My husband and I try to walk at least three evenings a week for an hour. Lately, I can’t help but notice what a toll the past two winters have taken on privet hedges. They look absolutely terrible, mostly bare except at the base. With a few exceptions, there is little growth in the middle or near the top.
This is a golden opportunity for homeowners to take out their angers and aggressions. Whip out those pruning shears and loppers and start chopping! Prune down as far as the new bottom growth and then cut just above a new leaf. This is called rejuvenation pruning. The hedge won’t look good again for at least a year but privet is extremely hardy and very difficut to kill.
Hedges don’t need to be seven feet tall. Their purpose is usually definition of space rather than privacy. Even a two foot hedge will suffice.
Winterkill has been the main concern for the past few years but there is another maintenance issue that is mostly neglected. This is the appearance of volunteer trees in the hedge as a result of bird droppings. If you are pruning back your damaged hedge, this is a great time to identify and dispose of the volunteers because the leaves are usually much larger and different in form.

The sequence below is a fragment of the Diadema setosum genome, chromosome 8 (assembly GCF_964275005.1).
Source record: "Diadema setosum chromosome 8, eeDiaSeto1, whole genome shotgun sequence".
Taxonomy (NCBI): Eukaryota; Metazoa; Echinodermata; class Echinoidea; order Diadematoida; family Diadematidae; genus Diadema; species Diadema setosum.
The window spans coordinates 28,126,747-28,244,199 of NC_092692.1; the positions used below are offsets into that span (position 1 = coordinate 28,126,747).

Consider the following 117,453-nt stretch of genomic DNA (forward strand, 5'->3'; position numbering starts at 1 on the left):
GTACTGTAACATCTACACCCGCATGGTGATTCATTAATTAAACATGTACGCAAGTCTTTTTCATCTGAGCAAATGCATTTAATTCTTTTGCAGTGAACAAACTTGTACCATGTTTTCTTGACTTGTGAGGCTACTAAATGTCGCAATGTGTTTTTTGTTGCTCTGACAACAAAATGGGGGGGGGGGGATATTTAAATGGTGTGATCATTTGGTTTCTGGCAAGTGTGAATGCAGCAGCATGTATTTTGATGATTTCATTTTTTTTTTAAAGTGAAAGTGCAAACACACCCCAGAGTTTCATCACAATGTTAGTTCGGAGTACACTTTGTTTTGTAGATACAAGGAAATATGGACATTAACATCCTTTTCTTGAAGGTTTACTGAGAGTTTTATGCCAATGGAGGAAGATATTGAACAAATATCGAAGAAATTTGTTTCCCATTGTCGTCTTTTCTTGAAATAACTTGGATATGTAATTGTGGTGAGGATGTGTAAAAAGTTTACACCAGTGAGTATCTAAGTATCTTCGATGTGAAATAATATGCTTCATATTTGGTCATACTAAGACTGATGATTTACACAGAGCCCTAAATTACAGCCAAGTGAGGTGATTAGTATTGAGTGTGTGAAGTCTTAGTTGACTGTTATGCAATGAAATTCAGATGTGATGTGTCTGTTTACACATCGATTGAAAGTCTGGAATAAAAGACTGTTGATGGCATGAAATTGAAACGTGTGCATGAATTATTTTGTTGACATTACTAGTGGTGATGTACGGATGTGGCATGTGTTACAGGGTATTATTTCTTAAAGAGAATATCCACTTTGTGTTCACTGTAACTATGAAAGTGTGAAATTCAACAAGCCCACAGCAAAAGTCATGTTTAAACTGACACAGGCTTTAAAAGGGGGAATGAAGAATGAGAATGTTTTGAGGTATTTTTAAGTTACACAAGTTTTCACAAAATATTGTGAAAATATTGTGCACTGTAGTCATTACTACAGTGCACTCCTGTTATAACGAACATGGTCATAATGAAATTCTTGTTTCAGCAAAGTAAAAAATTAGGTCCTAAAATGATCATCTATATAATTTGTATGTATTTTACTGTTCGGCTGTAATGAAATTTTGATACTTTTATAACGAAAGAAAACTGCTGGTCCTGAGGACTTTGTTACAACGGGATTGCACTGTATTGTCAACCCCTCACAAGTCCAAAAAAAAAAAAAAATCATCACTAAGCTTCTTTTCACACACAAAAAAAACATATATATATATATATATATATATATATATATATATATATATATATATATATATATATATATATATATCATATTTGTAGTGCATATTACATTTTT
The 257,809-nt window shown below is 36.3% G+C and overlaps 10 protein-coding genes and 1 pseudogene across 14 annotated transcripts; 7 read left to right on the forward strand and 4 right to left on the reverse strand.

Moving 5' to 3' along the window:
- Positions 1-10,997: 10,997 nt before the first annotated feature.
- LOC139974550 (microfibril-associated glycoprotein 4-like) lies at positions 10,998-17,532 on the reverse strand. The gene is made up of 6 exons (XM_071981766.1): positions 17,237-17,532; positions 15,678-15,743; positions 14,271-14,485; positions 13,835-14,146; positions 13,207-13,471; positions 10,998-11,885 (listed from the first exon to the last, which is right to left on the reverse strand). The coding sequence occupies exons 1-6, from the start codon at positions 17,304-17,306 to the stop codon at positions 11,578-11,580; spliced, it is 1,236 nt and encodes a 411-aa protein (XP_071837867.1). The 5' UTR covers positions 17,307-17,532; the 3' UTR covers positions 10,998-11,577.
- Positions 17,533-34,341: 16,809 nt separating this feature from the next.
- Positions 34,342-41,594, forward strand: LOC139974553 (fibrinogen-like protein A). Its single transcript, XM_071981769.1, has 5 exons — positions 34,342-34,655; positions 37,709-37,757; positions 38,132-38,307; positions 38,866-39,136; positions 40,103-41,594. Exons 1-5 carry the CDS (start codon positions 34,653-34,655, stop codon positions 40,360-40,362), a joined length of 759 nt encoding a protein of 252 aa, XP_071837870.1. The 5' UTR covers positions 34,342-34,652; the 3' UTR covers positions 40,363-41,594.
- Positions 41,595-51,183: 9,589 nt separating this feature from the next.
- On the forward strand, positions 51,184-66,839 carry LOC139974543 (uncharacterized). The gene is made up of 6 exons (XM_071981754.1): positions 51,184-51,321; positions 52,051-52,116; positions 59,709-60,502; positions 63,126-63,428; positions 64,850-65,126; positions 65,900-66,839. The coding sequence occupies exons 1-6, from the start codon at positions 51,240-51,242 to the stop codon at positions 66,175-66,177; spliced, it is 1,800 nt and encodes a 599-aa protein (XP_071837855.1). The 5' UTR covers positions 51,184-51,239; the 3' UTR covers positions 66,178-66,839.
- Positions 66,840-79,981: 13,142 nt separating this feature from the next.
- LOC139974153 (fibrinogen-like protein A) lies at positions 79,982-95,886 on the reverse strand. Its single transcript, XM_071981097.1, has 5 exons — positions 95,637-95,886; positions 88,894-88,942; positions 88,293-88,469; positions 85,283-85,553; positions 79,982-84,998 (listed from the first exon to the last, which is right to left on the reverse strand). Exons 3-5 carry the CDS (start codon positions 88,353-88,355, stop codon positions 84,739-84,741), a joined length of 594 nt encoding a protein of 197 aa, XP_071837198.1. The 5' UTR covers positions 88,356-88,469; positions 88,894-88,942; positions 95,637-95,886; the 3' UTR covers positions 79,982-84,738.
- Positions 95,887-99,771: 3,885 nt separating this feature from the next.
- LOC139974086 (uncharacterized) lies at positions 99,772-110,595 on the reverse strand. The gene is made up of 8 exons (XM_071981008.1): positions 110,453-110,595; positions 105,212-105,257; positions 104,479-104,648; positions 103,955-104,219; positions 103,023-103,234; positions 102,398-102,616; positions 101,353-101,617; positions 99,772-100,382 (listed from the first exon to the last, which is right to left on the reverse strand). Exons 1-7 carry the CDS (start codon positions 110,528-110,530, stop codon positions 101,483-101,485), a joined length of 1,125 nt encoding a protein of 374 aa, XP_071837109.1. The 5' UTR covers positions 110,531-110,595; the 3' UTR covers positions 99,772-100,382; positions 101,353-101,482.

If you find the tree seedlings when they are very young, they can be pulled. A few years later, they need to be dug. Several years later, they have usually been cut many times to keep them at the same height as the hedge and the roots are, by then, intertwined with those of the hedge. The only way to kill them is by repeated applications of Roundup. The Roundup has to be painted on with a brush, not sprayed, because Roundup kills whatever it touches. The repeated applications are necessary because the roots are so strong.
Use the difficulties of the past two winters to revive and beautify your privet hedge.
P.S. If you are not familiar with rejuvenation pruning, watch these two YouTube videos that might help. The links are: